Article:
RENEE MONTAGNE, HOST:
Row after row of houses flooded to the roof and desperate residents on those rooftops waiting to be rescued, that was the scene in the Lower Ninth Ward of New Orleans, which turned it into an indelible symbol of the destruction caused by Hurricane Katrina. The heavily African-American neighborhood was among the city's hardest hit, and NPR's Greg Allen reports it has been the slowest to rebuild.
GREG ALLEN, BYLINE: There's a desolation in the Lower Ninth Ward today you feel on nearly every block. One of the first things you notice are the many empty lots, several on every street. Instead of houses, now they just hold weeds and tall grass. In this once-vibrant neighborhood, just a little more than a third of the households that were here are back after Hurricane Katrina. Edward Gasper was out with his son recently cutting grass in some of the empty lots. He lives nearby and grew up in the neighborhood.
EDWARD GASPER: Yeah, we're trying to get these lots back together down here. It's horrible. It's real bad.
ALLEN: The Lower Ninth Ward is cut off from the rest of the city by a shipping channel, the Industrial Canal. During Katrina, when the canal's flood walls gave way, water surged through the neighborhood, pushing houses off their foundations. Water 10 to 12 feet deep stood in some areas here for weeks. It was the last neighborhood to have power and water service restored and the last to be pumped dry. The devastation was worst on streets near the flood wall breach.
ROBBIE BANKS: My house, really, it was pulled to the front of my yard. It was, like, four other houses in my yard.
ALLEN: Bobbie Banks lived here with her husband and daughter. There used to be more than a dozen homes and businesses on this block. Now there are just two, hers and one other.
BANKS: And there were very nice houses in this neighborhood. This was a barbershop and a beauty salon on the corner here. Mona and her uncle was the barber right there on that corner right there.
ALLEN: Before Katrina, there was a bar on the street and a church on the corner. Banks knew all of her neighbors. She says they looked out for each other. After the flood, about 700 people took a buyout in the Lower Ninth Ward, choosing not to rebuild, instead turning over their property to the state. Some want to rebuild but haven't been able to afford it. And those who did rebuild faced obstacles.
Bobbie Banks knows all about those obstacles. She's recently widowed and on disability. Although her house is back, she's not in it. She's staying in a rental property nearby. Her story is familiar in post-Katrina New Orleans. A contractor took her money and didn't finish the work.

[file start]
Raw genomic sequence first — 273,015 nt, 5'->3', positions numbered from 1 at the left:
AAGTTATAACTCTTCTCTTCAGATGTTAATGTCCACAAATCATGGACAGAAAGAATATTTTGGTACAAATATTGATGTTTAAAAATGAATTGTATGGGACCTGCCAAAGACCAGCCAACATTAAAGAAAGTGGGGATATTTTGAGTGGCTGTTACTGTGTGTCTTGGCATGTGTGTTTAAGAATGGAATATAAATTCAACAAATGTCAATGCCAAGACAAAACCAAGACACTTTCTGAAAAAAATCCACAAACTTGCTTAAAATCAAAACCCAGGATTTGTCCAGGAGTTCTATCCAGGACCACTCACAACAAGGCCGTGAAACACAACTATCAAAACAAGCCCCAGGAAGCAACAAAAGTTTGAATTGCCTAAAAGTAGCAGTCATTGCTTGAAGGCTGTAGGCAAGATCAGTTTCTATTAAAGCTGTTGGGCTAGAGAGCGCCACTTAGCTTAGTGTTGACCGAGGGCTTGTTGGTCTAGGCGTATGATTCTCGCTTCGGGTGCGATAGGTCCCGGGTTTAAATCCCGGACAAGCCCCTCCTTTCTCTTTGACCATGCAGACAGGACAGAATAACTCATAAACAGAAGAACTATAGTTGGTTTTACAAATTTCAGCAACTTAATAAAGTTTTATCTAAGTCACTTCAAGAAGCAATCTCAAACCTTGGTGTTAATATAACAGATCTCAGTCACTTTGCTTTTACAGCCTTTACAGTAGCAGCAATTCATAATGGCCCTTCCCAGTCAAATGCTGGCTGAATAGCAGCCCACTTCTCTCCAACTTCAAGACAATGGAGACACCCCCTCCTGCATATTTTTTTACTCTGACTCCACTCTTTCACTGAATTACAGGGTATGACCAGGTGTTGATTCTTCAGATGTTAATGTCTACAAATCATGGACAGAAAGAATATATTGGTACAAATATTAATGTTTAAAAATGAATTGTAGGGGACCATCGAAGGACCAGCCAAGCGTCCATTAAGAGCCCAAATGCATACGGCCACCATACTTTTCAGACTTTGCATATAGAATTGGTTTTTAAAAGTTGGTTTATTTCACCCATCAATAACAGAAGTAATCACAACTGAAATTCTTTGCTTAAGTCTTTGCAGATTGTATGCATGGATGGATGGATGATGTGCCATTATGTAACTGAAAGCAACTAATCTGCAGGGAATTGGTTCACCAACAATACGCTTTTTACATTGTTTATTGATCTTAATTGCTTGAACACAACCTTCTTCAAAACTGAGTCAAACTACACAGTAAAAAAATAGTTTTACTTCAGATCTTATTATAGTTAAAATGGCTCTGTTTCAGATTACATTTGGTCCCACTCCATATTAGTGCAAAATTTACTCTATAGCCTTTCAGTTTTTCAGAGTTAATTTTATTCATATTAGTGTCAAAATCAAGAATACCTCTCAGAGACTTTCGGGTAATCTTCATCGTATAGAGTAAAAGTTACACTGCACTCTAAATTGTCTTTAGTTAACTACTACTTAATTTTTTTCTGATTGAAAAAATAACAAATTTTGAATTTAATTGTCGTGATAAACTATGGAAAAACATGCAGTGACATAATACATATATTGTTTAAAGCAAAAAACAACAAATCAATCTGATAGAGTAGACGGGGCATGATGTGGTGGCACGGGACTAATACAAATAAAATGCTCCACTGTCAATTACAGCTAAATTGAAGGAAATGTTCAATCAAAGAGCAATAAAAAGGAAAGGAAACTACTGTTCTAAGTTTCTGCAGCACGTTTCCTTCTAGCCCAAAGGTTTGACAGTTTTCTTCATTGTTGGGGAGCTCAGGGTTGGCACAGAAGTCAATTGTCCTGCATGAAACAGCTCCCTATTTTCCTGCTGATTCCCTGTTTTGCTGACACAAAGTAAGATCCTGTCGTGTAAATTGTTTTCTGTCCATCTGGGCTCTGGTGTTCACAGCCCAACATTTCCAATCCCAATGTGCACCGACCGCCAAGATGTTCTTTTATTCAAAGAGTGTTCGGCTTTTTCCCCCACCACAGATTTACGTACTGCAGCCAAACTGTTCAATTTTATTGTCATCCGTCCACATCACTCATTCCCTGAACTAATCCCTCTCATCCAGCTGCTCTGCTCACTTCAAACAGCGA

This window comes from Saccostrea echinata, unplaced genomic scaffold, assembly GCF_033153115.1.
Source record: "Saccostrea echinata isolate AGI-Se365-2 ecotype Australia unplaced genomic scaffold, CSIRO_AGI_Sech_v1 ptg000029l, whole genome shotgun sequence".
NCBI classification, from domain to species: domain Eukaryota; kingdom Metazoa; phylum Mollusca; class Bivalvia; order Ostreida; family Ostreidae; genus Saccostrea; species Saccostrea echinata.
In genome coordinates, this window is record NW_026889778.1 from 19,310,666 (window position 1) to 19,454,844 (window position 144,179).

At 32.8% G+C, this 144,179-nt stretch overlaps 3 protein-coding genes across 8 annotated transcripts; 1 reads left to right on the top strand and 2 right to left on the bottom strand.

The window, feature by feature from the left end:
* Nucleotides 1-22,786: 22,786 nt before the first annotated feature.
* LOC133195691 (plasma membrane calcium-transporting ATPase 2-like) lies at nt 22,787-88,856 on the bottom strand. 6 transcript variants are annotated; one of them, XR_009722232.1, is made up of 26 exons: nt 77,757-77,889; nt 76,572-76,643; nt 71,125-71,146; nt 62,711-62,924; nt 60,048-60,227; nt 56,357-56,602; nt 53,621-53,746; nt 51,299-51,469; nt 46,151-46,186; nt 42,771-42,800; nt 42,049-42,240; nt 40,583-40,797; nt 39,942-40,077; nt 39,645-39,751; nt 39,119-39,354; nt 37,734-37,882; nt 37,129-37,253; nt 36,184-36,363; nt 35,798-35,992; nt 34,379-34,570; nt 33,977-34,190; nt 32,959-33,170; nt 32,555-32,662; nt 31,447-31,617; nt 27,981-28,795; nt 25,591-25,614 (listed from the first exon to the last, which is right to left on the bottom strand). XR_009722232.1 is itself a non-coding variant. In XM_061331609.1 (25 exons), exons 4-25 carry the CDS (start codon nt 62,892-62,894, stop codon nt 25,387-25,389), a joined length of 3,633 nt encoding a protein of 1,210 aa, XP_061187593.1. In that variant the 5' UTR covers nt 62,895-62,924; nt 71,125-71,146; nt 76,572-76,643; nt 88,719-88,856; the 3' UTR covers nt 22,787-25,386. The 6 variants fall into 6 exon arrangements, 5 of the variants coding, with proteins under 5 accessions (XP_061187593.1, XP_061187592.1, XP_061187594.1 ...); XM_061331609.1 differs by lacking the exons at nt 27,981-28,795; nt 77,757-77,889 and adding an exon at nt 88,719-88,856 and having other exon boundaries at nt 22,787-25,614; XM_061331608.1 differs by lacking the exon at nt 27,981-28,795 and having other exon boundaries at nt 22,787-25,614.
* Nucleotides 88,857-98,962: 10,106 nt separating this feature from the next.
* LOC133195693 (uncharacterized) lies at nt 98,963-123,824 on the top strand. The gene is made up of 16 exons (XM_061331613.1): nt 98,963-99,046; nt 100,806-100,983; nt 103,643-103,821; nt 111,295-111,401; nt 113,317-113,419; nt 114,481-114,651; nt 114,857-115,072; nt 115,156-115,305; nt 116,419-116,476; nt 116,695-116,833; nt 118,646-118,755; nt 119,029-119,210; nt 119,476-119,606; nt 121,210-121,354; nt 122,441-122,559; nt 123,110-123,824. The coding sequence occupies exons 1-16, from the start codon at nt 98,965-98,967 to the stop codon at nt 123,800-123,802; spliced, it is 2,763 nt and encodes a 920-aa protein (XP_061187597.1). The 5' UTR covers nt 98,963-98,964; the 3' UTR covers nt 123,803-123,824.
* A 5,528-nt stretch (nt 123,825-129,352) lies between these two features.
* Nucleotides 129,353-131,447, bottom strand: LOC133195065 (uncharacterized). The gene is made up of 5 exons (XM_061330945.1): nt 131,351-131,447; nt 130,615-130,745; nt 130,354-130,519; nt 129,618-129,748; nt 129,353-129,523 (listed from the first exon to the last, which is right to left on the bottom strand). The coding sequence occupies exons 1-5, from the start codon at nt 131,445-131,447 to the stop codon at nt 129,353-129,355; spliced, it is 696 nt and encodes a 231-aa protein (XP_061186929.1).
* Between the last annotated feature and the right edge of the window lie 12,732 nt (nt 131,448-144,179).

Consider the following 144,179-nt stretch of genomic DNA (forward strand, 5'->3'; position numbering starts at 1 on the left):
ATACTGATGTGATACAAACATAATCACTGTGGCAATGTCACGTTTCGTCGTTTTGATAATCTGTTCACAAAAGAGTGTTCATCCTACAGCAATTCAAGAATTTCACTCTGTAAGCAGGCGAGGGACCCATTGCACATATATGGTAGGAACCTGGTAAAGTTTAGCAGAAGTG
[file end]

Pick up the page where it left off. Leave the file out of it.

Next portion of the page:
BANKS: One-hundred-and-five-thousand dollars is what he took from me. I was just so anxious to get back home. Trusting him was a big mistake for me.
ALLEN: She had other contractors, and volunteers helped complete the rebuilding. Then she found her home had been built using toxic drywall imported from China. It all had to be ripped out. Plus, she has termites. But with the help of some nonprofit groups, she hopes to be back soon.
BANKS: It's been so much trouble, but that's where I lived. That's home. That's home for me. It was home for my husband and myself and my daughter. It's home.
ALLEN: It's home, but it's not like it used to be. There are fewer people on the streets. Many say they no longer know their neighbors. Some streets are so filled with potholes, cars can't drive down them. There are a few convenient stores and fast food stands but no supermarkets or grocery stores. At least once a week, though, there is one place in the Lower Ninth Ward to find fresh produce.
UNIDENTIFIED WOMAN: So you got four sweet potatoes, and what else here? Four green onions.
ALLEN: Every Tuesday, a mobile farmers market run by a local nonprofit visits a senior citizen center in the Lower Ninth Ward and quickly sells out. Inside the senior center is something else that's sometimes hard to come by in this sparsely populated neighborhood, a sense of community. Annie Wright is from the Lower Ninth but lives in a different neighborhood now, Gentilly Terrace.
ANNIE WRIGHT: But I still come in the neighborhood because I have some friends here.
ALLEN: Wright says she planned to rebuild her home and return to the Lower Ninth Ward after the storm. There was a kind of agreement, she says, among all the neighbors on her street.
WRIGHT: And the neighbor who was next door to me, just so happened she died before we came back. And after she died, I decided, oh, I don't want to be back without her.
ALLEN: On her old street, Wright says just three of her neighbors returned. Sitting next to her at the senior center, Sidney Davis says he did rebuild and return but isn't happy about it. I asked him if he made the right decision.
SIDNEY DAVIS: No, because nothing seems to be the same. Everything is, well, what you call, depressing. There's no stores. There's nothing else we have down there.
ALLEN: And with so many empty lots in the Lower Ninth, property values remain low. In some cases, new homes built here are worth less than the cost of construction. But 10 years after the flood, there are some signs of progress. In the last year, 150 people moved back. A high school is opening soon in the neighborhood, a drugstore is on the way, and the city recently invested $19 million in a new community center, with a health clinic and indoor pool. Greg Allen, NPR News.
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